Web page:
Madrid's new Mayor pledges backing to 2020 Olympic bid despite massive austerity drive
Tuesday, 03 January 2012
January 3 - Madrid's new Mayor Ana Botella (pictured) has promised that the city's bid to host the 2020 Olympics and Paralympics will not be affected by the economic crisis affecting Spain.
The outspoken right-leaning politician from the Popular Party, the 58-year-old wife of the country's Prime Minister Jose Maria Aznar, made the pledge while at the same time vowing to cut the Spanish capital's €6.3 billion (£5.2 billion/$8.2 billion) debt.
Botella has promised to slash €3.112 billion (£2.595 billion/$4.063) off Madrid's debt by 2016 but claimed that she would continue to back the Olympic bid.
"Among our aims, Madrid's effort to be an Olympic city has an important place -- a commitment that we are renewing with our eyes on the 2020 Games," she said after being sworn in.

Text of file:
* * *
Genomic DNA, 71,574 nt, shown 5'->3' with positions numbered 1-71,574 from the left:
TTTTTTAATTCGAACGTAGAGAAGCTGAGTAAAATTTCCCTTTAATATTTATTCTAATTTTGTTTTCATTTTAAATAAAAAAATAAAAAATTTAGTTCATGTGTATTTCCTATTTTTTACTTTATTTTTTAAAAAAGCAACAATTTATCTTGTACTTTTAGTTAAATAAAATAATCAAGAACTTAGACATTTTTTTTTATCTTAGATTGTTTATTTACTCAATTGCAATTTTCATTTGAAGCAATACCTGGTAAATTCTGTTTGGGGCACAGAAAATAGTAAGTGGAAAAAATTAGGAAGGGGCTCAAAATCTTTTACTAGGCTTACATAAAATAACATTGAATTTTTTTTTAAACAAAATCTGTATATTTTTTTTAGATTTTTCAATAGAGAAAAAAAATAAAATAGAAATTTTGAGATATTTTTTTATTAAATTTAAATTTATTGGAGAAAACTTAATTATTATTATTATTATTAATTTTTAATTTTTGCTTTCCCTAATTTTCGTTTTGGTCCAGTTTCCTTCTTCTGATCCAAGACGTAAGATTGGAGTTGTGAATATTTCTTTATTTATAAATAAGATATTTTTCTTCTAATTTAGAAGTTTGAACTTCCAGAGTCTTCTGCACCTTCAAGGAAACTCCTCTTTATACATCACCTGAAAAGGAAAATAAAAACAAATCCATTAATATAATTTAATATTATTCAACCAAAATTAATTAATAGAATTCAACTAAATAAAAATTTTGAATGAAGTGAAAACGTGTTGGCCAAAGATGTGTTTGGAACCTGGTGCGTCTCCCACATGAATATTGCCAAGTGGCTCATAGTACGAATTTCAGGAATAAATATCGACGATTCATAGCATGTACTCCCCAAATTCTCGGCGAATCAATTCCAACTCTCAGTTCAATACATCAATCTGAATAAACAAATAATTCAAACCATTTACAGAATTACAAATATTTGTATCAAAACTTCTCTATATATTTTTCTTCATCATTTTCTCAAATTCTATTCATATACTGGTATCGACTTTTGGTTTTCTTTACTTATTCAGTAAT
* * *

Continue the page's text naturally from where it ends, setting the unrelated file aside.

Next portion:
"To accomplish it, no new spending is needed until the International Olympic Committee's decision, because we have already built 80 percent of the necessary infrastructure."
This is Madrid's third consecutive bid for the Olympics, having lost out on 2012 to London and 2016 to Rio de Janeiro, when they reached the final two.
Madrid is considered the outsider on this occasion in a race that also includes Baku, Doha, Istanbul, Rome and Tokyo.
Bringing the Olympics to Madrid, the biggest capital city in Europe never to have staged them, was a personal crusade of former Mayor Alberto Ruiz-Gallardon.
But he stood down after he was named as Spain's Justice Minister by new Prime Minister Mariano Rajoy.
That left the way open for Botella, a lawyer by profession who had been responsible for Madrid's social services and latterly the environment having been elected as a member of the City Council in 2003, to take over.
"We have already managed to substantially limit our budget and reduce the debt," she said.
"Through this path of budgetary discipline we will achieve a balance between revenues and spending in the coming year," she added.
"We will cut the debt burden by a further €3.112 billion (£2.595 billion/$4.063) by 2016."
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